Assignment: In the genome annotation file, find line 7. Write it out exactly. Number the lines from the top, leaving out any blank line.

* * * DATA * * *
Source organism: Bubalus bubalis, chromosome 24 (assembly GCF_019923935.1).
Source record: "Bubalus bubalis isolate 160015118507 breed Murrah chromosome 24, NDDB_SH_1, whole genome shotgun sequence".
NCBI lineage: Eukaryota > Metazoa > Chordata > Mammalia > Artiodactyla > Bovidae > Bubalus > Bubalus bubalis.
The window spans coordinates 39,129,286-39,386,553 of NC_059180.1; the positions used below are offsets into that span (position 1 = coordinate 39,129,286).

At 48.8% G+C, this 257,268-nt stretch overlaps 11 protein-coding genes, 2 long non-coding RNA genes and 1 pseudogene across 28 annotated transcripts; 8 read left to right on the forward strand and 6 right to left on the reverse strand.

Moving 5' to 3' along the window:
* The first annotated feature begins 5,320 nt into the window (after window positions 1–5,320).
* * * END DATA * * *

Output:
* The first annotated feature begins 5,320 nt into the window (after window positions 1–5,320).